No football tournament is really worthy of the name until it has demonstrated its love of dancing, flags and colourful exhibitions of choreography via the opening ceremony. Unlike the bloated extravaganzas that usually mark the start of the senior competitions, the opening ceremony for the under-21 European Championships was mercifully brief, reflecting the feel of the championships as a miniature version of the one the grown-ups get to play.
Involving barefoot children and lots of flags, the only hint of bizarre artistic influence was a kind of football headed Chinese dragon that wobbled around the pitch for a bit as the official song of the tournament (Get up and Go by Karen Deberg, as you were no doubt desperate to know) began.
The whole thing took less than five minutes, and the first half hour at Malmö's New Football Stadium would probably have been more of a spectacle if the children and flags had stayed on, so dull was the football. There was only one real scoring opportunity, when Emir Bejrami blazed wide after being played through by Markus Berg, but when Sergei Kislyak leathered the ball home from 30 yards out, the game livened up considerably and was effectively decided in the fifteen minutes before half time.
"It's going to be great - we've been looking forward to this for a long time," joint Sweden coach Jörgen Lennartsson had said before the game. "We're ready for it. We will have 20,000 fans behind us and we want to give them attractive football."
It took a while for them to get going, but eventually his players got the idea. Markus Berg, who had announced his intention to be the top scorer at the tournament before the game, made a good start on that objective against Belarus. The Groningen striker had played for the full national team against Malta last week, and so was rested before this game along with Rasmus Elm, who also played in the senior side's match against Denmark.
Sweden's equaliser was somewhat fortuitous, with a massive deflection from Aleksandr Martynovich ensuring Elm's long distance strike ended up in the net, but after that Sweden played some fantastic stuff.
"I think we played an OK game," Berg told journalists afterwards. "We expected a little bit more from Belarus, but they didn't play as well as I thought they would. For myself, I scored three goals and it's really nice. I had a couple more chances but we played really well and it was a lot of fun today."
The fun was certainly a theme among the crowd in Malmö, with the 14,623 crowd giving a warm welcome to home town heroes Labinot Harbuzi and Guillermo Molins when they came on in the second half, as well as a good reception for Ola Toivonen, who left Malmö FF in January to join PSV Eindhoven.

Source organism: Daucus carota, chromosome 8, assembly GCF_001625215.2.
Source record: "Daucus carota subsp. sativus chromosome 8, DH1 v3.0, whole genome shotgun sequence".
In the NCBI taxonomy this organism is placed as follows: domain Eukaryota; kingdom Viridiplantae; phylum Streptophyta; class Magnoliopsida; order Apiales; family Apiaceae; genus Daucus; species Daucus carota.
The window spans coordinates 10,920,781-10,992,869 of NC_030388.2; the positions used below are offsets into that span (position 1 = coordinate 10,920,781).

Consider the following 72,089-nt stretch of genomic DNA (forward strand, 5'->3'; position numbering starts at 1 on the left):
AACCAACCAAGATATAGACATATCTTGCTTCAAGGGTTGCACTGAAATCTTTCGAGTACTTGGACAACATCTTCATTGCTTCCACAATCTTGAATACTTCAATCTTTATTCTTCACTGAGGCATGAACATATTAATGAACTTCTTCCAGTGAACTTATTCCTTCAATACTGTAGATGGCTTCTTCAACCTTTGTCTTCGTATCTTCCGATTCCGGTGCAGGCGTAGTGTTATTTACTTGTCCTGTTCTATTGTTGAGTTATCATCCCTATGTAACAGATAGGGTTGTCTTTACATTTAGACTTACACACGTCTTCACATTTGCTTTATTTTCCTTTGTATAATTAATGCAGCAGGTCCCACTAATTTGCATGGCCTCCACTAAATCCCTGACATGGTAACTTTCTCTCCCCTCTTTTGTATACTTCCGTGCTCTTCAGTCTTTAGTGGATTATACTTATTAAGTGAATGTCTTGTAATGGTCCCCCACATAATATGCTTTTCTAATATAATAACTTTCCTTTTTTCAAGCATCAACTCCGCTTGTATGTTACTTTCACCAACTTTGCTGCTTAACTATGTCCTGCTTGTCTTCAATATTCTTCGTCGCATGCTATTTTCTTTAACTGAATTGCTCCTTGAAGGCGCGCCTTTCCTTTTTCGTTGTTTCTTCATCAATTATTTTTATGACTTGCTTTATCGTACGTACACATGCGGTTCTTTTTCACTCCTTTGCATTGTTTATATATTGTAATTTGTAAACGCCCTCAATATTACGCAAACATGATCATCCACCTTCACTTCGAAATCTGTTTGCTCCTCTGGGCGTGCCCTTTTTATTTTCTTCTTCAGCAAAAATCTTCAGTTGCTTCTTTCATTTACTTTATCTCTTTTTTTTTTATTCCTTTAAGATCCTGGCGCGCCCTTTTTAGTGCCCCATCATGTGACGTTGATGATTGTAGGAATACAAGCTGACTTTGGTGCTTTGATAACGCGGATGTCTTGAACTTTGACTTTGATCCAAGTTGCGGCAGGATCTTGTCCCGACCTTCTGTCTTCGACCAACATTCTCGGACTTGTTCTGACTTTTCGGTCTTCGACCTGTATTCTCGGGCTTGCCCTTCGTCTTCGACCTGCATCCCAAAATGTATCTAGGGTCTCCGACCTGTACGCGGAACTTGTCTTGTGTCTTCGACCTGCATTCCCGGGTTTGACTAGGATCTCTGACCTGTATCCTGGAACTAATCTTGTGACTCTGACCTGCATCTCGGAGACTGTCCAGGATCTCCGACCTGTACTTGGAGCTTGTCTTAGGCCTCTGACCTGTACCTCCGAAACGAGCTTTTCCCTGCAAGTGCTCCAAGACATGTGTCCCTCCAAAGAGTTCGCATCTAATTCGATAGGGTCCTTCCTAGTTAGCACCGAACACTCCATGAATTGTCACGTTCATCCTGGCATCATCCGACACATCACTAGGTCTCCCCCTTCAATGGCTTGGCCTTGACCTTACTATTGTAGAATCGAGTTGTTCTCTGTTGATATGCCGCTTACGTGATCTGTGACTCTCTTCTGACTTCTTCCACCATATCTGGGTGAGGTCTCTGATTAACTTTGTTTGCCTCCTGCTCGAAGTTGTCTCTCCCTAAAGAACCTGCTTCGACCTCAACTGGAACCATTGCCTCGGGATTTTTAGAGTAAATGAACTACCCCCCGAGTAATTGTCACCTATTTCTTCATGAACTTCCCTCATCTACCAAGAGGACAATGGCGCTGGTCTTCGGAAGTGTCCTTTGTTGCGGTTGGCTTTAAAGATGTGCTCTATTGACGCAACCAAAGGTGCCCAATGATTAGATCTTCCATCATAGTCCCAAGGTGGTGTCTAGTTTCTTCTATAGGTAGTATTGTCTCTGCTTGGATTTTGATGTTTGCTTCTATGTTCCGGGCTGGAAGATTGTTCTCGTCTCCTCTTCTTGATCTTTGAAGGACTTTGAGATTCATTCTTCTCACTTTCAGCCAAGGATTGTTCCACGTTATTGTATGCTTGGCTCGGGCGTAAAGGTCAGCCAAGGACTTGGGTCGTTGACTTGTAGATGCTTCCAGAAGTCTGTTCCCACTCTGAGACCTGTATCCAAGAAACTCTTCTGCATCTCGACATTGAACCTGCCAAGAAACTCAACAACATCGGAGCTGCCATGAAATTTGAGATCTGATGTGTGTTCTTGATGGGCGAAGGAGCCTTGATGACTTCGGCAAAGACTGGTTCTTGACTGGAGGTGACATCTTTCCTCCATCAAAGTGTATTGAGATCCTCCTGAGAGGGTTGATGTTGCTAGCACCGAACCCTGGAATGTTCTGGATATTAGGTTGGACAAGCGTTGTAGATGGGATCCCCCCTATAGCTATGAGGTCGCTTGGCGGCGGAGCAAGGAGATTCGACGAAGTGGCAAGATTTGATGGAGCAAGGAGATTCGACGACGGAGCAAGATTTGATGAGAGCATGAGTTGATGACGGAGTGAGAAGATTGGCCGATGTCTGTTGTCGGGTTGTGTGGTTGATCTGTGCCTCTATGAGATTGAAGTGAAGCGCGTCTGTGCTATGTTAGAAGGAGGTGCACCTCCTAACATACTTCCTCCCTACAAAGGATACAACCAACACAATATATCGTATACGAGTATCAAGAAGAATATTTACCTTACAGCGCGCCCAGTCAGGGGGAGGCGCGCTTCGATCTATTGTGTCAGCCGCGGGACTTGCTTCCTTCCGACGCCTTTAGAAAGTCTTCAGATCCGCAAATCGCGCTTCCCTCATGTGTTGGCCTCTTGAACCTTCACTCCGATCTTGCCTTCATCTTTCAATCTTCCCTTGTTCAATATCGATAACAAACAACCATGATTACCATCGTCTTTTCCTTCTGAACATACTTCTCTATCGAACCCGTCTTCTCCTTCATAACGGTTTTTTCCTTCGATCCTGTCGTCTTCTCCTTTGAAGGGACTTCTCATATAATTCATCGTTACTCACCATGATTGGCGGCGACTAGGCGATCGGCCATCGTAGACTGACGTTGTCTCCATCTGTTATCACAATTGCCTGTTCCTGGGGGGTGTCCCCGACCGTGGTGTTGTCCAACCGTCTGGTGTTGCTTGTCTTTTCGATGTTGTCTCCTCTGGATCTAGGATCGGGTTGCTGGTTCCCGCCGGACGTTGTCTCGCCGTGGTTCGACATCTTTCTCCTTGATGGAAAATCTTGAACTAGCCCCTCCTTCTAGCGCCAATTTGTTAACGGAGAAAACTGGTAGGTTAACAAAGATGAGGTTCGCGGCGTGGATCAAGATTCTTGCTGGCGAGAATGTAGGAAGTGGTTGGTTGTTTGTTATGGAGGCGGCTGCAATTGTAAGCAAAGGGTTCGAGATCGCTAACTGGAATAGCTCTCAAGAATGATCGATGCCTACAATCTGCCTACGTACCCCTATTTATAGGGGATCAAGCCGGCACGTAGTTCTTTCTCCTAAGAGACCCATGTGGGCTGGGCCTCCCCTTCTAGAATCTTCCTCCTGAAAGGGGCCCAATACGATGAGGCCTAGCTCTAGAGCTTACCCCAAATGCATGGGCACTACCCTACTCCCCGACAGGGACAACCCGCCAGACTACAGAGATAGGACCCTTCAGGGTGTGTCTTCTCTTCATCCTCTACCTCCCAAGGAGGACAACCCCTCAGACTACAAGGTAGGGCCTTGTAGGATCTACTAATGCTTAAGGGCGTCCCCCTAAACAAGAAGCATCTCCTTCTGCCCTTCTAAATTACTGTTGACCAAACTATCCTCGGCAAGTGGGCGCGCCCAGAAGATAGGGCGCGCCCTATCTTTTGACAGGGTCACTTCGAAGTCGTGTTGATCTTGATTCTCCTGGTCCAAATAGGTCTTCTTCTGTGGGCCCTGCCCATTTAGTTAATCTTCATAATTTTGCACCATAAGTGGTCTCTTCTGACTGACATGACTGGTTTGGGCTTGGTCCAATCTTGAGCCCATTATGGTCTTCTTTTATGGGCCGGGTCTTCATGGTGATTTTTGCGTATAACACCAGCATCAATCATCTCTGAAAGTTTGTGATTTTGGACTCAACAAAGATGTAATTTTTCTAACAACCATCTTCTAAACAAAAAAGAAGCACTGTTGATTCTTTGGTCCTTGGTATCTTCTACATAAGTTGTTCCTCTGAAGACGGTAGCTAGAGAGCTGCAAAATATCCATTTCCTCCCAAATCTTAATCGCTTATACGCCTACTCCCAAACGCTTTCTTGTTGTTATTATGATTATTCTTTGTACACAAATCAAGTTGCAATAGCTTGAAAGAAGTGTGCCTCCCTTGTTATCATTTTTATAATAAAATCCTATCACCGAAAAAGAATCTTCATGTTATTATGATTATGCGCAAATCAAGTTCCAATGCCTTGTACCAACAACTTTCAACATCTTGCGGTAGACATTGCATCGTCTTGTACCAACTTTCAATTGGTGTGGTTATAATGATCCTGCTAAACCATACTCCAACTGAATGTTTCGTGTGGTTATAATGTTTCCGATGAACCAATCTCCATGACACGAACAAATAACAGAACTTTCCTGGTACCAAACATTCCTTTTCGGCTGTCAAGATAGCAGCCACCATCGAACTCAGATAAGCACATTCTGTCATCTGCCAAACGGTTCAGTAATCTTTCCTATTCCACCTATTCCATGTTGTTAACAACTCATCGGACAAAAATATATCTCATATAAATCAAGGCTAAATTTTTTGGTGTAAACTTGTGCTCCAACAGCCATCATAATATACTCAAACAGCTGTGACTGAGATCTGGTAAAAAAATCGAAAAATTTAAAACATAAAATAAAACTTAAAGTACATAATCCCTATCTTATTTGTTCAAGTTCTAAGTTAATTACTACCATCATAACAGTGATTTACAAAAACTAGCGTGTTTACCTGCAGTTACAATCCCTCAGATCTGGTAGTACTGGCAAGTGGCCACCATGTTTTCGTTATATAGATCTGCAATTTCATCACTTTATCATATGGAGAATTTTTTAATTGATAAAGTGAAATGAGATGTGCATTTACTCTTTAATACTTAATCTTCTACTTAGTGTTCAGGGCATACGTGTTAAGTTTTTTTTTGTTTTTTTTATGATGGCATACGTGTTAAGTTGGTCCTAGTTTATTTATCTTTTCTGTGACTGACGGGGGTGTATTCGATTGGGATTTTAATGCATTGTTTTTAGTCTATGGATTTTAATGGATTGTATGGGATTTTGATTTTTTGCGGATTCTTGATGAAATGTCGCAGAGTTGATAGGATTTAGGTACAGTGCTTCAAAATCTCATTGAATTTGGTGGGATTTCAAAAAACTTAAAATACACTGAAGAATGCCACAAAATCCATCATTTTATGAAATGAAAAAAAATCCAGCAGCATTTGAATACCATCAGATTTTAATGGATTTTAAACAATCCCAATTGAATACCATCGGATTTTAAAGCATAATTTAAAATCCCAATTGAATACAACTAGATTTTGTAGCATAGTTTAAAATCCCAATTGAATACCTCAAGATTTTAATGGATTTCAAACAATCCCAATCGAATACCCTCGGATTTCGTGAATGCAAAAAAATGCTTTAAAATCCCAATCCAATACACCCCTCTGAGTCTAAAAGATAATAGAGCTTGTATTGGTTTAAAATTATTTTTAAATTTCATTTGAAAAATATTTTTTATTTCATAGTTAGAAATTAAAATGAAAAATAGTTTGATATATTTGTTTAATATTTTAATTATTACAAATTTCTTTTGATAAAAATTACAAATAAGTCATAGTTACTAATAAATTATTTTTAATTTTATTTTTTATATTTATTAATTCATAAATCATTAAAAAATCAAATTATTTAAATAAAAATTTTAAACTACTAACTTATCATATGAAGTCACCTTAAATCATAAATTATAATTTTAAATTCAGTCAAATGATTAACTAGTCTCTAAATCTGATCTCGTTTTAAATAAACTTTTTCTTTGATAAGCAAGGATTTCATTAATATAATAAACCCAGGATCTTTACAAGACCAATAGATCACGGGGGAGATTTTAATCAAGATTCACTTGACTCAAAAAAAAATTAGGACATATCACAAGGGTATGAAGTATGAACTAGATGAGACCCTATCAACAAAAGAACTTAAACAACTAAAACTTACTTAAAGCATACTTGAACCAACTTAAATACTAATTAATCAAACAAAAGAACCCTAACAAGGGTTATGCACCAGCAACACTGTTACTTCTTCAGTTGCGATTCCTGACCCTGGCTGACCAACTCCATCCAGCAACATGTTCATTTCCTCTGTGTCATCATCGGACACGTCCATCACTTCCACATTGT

Unfortunately this festive atmosphere did not extend to the small but hapless Belarusian contingent. Near the end of the match all Belarusian flags and banners were removed from fans in the crowd, apparently because someone spotted a flag representing opponents of Aleksandr Lukashenka's regime.
The order was passed along to remove the flag, but somewhere along the line changed into a general fatwa against all Belarusian emblems and banners, including a Dinamo Minsk banner and other flags with Cyrillic script. The confusion was emblematic of the Belarus performance, with their team seemingly in disarray for long periods. Coach Yuri Kurnenin had no answers after the game.
"For the first 35 minutes we were equal, but then something inexplicable happened and we made individual and collective errors," an ashen-faced Kurenin ventured. "Then we had a lot of possession, but we were trying to attack and left a lot of space for Sweden to counter-attack."
"The Swedish players were much more organised and had more desire to win the game, and it was reflected in the result."
Joint Swedish coach Jörgen Lennartsson - quite possibly part of the most avuncular coaching duo in international football along with his colleague Tommy Söderberg - was happy with his side's performance.
"I'm very satisfied with the result, of course,'' he said. ''Most of the possession was with Belarus, because they are a very skilful team with a lot of passing quality, but that's no problem for us, if they have the ball in their own half. It was part of the plan that they can have the ball in their own half, so long as we have a good attacking plan when we get the ball."
There was a question about a possible mental weakness among the Swedish players, as they've conceded first in their last three matches, but Lenartsson dismissed the concern.
"I'm very satisfied that we've won three games in a row when we've conceded first. In the Champions League that only happens in 9% of matches, and we've done it three times which is very good for our confidence and team spirit."
Lennartsson was also quick to pass on praise to the coaches of his mainly domestic-based players, many playing for a big move in this tournament, but quite possibly ready for the step up anyway.
"I think this victory should be dedicated to the coaches in Allsvenskan who work with these players, because they have developed the players in the clubs, and they are working hard on the training fields every day with these players."
Belarus now go on to a difficult looking game against Serbia on Friday, while the Swedes take on Italy in Helsingborg. After the pessimism displayed by their coach, it would be difficult to imagine the Belarusians getting much from their game, but for Sweden everything looks possible.